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Monday, December 09, 2019 {{ new Date().getDay() }}

Reprinted with permission from MediaMatters.

Rep. John Ratcliffe (R-TX), President Donald Trump’s newly announced pick to be the next director of National Intelligence overseeing the 17 U.S. intelligence services, doesn’t have much experience in intelligence. Previous occupants of the position have had long careers serving in the U.S. Senate, military, foreign service, or intelligence agencies. By contrast, Ratcliffe, a former U.S. attorney and small town mayor, is a third-term congressman who joined the House Intelligence Committee a scant six months ago.

What Ratcliffe really brings to the table is a willingness to protect Trump from the implications of former special counsel Robert Mueller’s probe into Russian interference in the 2016 presidential election by parroting the fantasies of the president’s most ardent Fox News defenders.

A few days after interviewing for the job, the congressman benefited from the opportunity to “essentially audition for the president” during Mueller’s Wednesday hearings, The New York Times reported. If those hearings were Ratcliffe’s audition, then callbacks came Thursday when he used an interview on Fox & Friends, one of the president’s favorite programs, to play the network’s anti-Mueller hits to the audience of one.

On Fox, Ratcliffe claimed that the Mueller Report was written by “a bunch of lawyers that didn’t like Donald Trump.” He suggested that the way “Russia really did interfere” with the election was with a “fake dossier” provided to Democrats. And he accused former Democratic presidential nominee Hillary Clinton and former FBI Director James Comey of violating the Espionage Act, adding that the Justice Department probe that Attorney General William Barr has ordered could provide “accountability.”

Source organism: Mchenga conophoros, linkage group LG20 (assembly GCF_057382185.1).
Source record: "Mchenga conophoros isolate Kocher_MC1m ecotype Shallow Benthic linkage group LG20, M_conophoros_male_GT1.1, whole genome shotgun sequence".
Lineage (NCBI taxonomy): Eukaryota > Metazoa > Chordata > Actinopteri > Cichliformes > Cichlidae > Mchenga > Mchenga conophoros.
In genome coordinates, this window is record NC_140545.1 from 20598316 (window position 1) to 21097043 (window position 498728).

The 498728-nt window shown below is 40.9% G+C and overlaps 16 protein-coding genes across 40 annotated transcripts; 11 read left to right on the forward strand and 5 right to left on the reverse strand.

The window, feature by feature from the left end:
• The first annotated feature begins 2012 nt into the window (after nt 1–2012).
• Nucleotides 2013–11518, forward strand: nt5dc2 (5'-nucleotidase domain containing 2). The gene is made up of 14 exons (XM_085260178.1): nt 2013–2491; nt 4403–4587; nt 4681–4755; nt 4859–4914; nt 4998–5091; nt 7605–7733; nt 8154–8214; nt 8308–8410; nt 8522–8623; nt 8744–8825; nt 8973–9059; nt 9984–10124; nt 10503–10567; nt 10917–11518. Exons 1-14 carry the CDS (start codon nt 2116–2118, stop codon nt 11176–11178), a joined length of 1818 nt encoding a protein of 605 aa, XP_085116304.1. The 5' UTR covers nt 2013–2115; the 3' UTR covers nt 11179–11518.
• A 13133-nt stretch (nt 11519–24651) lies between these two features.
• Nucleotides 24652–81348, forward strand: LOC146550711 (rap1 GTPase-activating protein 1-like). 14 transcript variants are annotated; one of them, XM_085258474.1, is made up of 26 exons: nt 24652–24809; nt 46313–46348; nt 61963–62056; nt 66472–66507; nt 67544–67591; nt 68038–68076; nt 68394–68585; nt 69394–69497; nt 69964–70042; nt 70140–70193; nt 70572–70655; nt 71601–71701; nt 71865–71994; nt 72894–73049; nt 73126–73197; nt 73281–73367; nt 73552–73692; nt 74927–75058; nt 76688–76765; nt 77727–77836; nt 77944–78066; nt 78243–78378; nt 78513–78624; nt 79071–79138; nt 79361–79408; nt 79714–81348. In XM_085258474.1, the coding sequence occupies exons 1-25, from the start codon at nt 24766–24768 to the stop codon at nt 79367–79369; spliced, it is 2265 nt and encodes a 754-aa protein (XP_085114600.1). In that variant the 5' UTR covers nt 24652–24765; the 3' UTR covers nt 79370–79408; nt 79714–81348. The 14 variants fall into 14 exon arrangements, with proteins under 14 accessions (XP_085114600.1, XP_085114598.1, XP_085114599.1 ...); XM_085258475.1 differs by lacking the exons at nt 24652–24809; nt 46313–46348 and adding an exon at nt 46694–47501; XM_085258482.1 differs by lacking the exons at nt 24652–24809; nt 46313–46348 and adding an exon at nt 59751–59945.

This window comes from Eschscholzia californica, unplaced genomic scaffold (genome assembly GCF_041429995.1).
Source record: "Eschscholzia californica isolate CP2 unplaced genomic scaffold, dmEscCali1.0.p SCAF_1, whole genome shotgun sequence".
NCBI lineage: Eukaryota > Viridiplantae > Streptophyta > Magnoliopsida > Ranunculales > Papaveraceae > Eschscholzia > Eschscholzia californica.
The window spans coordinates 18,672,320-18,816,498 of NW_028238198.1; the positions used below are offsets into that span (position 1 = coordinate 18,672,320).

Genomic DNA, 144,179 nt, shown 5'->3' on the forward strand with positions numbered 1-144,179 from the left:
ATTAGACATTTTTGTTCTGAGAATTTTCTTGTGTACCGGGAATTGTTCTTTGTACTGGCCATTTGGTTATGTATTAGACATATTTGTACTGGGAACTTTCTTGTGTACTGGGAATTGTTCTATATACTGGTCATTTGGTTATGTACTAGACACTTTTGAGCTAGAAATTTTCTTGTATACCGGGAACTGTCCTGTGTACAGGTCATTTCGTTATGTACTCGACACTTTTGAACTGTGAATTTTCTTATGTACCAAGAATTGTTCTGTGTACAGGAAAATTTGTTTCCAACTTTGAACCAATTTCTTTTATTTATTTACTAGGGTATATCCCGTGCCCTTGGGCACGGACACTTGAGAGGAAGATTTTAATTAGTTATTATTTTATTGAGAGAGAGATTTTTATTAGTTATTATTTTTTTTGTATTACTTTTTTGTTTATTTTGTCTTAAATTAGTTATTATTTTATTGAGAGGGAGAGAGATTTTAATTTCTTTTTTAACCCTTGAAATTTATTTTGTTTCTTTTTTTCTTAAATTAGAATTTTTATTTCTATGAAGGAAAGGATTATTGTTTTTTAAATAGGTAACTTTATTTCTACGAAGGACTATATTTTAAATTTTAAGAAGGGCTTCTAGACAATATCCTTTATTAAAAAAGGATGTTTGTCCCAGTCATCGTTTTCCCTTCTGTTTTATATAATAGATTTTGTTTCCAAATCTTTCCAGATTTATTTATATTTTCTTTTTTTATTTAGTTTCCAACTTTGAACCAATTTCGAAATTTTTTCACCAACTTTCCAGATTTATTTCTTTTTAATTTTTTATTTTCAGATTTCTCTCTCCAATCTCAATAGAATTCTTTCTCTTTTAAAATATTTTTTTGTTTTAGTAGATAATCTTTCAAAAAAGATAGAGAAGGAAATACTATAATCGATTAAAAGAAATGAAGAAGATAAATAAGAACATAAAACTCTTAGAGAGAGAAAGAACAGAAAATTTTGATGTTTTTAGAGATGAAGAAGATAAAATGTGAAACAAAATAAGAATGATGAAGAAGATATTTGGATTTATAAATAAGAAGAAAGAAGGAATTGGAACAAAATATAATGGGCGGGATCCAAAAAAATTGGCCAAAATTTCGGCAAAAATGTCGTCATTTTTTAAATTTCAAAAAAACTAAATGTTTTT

“The big winner yesterday,” he added at one point, “was Donald Trump, because impeachment is dead.”

Trump is trying to replace someone who refused to operate in his personal interest with someone who will. Outgoing National Intelligence Director Dan Coats lost the president’s favor by loudly defending the U.S. intelligence service’s conclusion that Russia interfered with the 2016 presidential election to benefit Trump, and he has sounded the alarm that the Kremlin will target the 2020 elections as well. Ratcliffe, meanwhile, has adopted Fox host Sean Hannity’s moronic position that the “real collusion” during the 2016 election was between Russia and the Democrats.

Such a personnel shift can have profound consequences. Trump forced out former Attorney General Jeff Sessions because Sessions was unwilling to use the Justice Department to defend the president and punish his enemies. His replacement, Barr, had publicly indicated that he was willing to do so; as attorney general, Barr opened the investigation into the inception of the Mueller probe that Fox hosts had demanded.

Trump wants a National Intelligence director who will similarly parrot Fox conspiracy theories and use the office to the president’s benefit. In Ratcliffe, he believes he’s found his man.

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